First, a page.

It always struck me how Maggie says she lived with “an aunt” for three years rather than “my aunt”. Maggie’s aunt took her in because yes, kicking her out was a harsh move on her parents’ part, and yes, no child should have to live on the street, and Maggie’s always been a good girl even if she is…that way. But will she put up with that nonsense in her house? Hell no.
So their relationship is very conditional. Her aunt takes care of her, cooks her favourite meals when she misses home, tends to her grazes when she gets beat up at school. She loves her. But she doesn’t accept her. Every night she prays for her, every other week she asks if Maggie’s met any nice boys at soccer, and when Maggie wears baseball caps at the table, she tugs them off her head and groans, “Ay, mija, te ves como un chico”.
But Maggie’s desperate, and she’s grateful, so she toes the line, studying every night until she falls asleep at the kitchen table. She gets a partial scholarship to college, gets in early at 17, and it’s there that she meets the first openly queer people she’s ever seen in her life. The first time a girl kisses her, in the dark at a movie, she cries because this is wrong, I’m wrong, yet she’s never felt anything come so naturally to her, and her heart flutters without permission, and when Holly’s thumb grazes her cheek, something inside her finally unclenches its fists.
She starts sleeping over in Holly’s dorm and, naturally, starts borrowing her clothes. She’s never had the freedom to experiment with her style, living on cousins’ hand me downs and already walking Blue Springs with a target on her back. At first she only wears Holly’s red flannel to bed - never out - because what if somebody hurts her again, what if this time she doesn’t make it out alive. And while Maggie thinks Holly looks cute as hell with that shirt tied around her waist, a lifetime of racism tells her only pretty blonde white girls can pull off that look anyway, that she could never rock it even if she tried.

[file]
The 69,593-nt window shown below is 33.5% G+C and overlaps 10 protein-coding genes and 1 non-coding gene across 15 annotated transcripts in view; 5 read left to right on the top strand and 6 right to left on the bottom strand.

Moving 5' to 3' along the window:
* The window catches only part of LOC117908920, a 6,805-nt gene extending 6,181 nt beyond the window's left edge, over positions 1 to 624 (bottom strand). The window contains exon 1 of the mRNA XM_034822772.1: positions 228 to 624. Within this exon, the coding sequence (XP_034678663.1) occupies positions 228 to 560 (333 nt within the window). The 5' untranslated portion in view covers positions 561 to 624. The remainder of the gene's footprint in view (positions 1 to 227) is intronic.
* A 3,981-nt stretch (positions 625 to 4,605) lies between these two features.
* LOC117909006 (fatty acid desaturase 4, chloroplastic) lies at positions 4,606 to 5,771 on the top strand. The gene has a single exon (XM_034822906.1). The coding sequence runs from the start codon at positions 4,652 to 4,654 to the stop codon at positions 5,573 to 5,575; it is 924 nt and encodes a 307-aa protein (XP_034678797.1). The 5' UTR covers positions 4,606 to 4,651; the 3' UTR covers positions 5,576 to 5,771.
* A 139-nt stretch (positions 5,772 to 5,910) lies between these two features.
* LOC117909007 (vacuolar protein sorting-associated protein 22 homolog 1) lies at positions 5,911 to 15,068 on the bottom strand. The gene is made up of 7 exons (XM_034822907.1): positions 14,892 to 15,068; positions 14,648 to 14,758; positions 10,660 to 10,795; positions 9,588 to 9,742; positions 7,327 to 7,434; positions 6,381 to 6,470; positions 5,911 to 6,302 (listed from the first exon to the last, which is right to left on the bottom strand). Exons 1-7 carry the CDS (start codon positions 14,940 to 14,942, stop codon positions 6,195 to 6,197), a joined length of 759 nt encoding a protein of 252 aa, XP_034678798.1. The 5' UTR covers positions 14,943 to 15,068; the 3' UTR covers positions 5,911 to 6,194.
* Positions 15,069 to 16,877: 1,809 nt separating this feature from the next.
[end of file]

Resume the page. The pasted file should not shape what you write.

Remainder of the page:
But eventually, Maggie gets the courage to wear it to thanksgiving dinner at the campus LGBT centre, clenching Holly’s hand the whole way there. Soon after, Holly catches her toying with an old hat in her room and buys Maggie her first snapback for Christmas, complete with a National City Giants logo in honour of the city she wants to work in someday. It takes a while for Maggie to get used to wearing it, but once she does, slipping it over her head feels as warm and empowering and terrifying as Holly holding her hand.
Years later, Alex comes across an old hiking photo of Maggie and another friend, and laughs “Oh my God.”
Maggie groans, blushes. “Give me a break, it was college.”
“No, it’s adorable. You were such a cute baby gay.”
And Maggie can’t help but smile a little. Because yeah, she’s outgrown the snapbacks and found better fitting flannels, but she’ll never forget those years experimenting with how she presented herself, figuring out who she was. How throwing on a snapback made her feel brave on days she felt she didn’t have the strength to be brave. How she’d notice a girl in similar clothes on campus and give her a knowing smile that said ‘I see you’.
“Yeah,” she chuckles, smiling down on the photo in Alex’s hands, feeling a swell of pride for her younger self as intense as pain. “Yeah, I guess I was.”
“Ah, Arya. You have a wildness in you, child. ‘The wolf blood,’ my father used to call it. Lyanna had a touch of it, and my brother Brandon more than a touch. It brought them both to an early grave.” Arya heard sadness in his voice; he did not often speak of his father, or of the brother and sister who had died before she was born.